Book: Anti-Intellectualism in American Life

As early summer approaches and my classes have come to an end, I have been debating on what to read.  I contemplated Lionel Trilling’s Matthew Arnold, but then concluded it would be a bit much for an early summer read; it is a monster of a work. I will read it by the end of the summer, just not at the beginning. After talking to a friend about my struggles on what to read, I have concluded that I will revisit Richard Hofstadter and his Anti-Intellectualism in American Life. This work compliments my earlier reading of The Age of American Unreason, which I blogged about earlier.

Here is what Anti-Intellectualism in American Life is about:

In many ways, Anti-intellectualism in American Life was a commentary on the increasing influence of Protestant evangelicalism, political egalitarianism, and the rising cult of practicality as the new criteria for assessing the private and public worlds. Hofstadter accused religion, politics, and the public schools of fostering in common people a resentment and suspicion of intellect, of the life of the mind, and of those who devote their lives to it. He charged that local evangelical preachers and small town lawyers and businessmen masked their bias against intellect with the rhetoric of morality, democracy, utility, and practicality. Thus, as the twentieth century chipped away at village culture, it was regrettable though not surprising that common folk, made suspicious of urbanity and learning by community leaders, reacted with a “righteous” vengeance to change and those who celebrated it. However, though Hofstadter deplored the anti-intellectualism of village life, he sympathized with those whose way of life was being swept away by the rush of events in the latter half of the twentieth century. He noted the “patience and generosity” of the common American in the face of monumental change. He suggested that the animosity between intellectuals and the common people was not solely the fault of the commoner. He recognized that the life of the villager was at odds with the life of the mind. Where common folk lead hard, belabored lives, intellectuals lead more leisured ones — lives that involved extensive education and time to read, think, and write. Hofstadter also noted that intellectuals were often at odds with their fellow Americans, but perhaps more so with their democratic beliefs. (source for this)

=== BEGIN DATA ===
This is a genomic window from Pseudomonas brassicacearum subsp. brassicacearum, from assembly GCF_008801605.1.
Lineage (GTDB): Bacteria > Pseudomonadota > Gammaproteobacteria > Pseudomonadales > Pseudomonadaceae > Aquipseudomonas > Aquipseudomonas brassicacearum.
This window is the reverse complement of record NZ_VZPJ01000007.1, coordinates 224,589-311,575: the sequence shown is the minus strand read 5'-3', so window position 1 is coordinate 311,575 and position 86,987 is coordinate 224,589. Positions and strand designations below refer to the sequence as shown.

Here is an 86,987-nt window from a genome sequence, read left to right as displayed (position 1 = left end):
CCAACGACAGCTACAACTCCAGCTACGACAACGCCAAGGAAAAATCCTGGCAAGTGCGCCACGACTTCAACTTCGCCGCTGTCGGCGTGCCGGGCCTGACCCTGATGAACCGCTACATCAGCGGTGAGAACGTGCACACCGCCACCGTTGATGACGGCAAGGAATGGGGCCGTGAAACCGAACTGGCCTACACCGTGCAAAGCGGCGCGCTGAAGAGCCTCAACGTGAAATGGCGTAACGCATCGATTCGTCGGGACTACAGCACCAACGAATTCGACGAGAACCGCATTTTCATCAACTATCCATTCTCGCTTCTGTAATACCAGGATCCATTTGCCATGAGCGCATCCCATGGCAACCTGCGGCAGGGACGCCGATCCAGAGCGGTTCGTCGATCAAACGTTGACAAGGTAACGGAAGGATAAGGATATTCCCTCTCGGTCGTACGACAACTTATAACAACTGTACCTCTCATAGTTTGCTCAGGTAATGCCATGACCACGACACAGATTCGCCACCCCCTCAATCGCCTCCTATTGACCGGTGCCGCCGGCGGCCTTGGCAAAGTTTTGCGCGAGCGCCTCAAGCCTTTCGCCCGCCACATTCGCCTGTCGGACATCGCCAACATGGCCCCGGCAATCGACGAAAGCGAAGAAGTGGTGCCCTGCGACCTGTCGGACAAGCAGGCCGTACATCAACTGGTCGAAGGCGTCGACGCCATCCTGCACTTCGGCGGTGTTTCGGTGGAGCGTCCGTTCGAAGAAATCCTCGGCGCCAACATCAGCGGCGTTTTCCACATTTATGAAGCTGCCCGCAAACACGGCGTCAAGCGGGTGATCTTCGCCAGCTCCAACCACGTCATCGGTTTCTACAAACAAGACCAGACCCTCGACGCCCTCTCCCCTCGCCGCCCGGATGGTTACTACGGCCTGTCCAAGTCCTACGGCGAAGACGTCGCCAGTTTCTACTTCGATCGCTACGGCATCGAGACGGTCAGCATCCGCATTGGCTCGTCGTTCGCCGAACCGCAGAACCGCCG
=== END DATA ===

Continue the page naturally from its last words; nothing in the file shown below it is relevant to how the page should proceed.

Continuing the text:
Advertisements

2 thoughts on “Book: Anti-Intellectualism in American Life

  1. “There are enough artists, writers, provocateurs, purveyors of fad, cant, and chaos, enough sophisticated and educated to suggest what we see and hear is not what it seems, enough shiftless and transient who reinvent themselves with each move. But at the millennium there are far too few of the other in America, the traditional and time-honored brakemen on an affluent, leisured, and rootless society. There is a reason why farmers defiantly, brazenly, want their children raised differently, want them to subtract from, not add to, the current American madness, want them, I suppose, to be like themselves: to have fields without dreams, rather than dreams without fields.”

    “The life of the farmer is physical. It is concrete. As a part of nature and the unfathomable processes of the plant kingdom, it is also both spiritual and mystical. It is a struggle with a purpose, were self and family have clear roles prescribed by the wisdom of the ages. As both Xenophon and Aristotle saw, there is little exploitation of one’s fellow man in agriculture, “the mother of us all,” where the struggle against nature makes one bigger, not smaller. The larger the number of people engaged in that activity, the greater the brake on the rest of us. Agrarians need not be the majority of the population—-although Aristotle felt their overwhelming presence alone created a stable citizenry—-but they do need to be present in large enough numbers to be heard, to offer a shake of the head, when asked, that sends a tremble and a quiver to the majority to halt and desist.”

    Victor Davis Hanson
    “Fields Without Dreams”

    Intellectualism does not guarantee common sense. It’s good to have both in our republic. -ms

Leave a Reply

Fill in your details below or click an icon to log in:

WordPress.com Logo

You are commenting using your WordPress.com account. Log Out / Change )

Twitter picture

You are commenting using your Twitter account. Log Out / Change )

Facebook photo

You are commenting using your Facebook account. Log Out / Change )

Google+ photo

You are commenting using your Google+ account. Log Out / Change )

Connecting to %s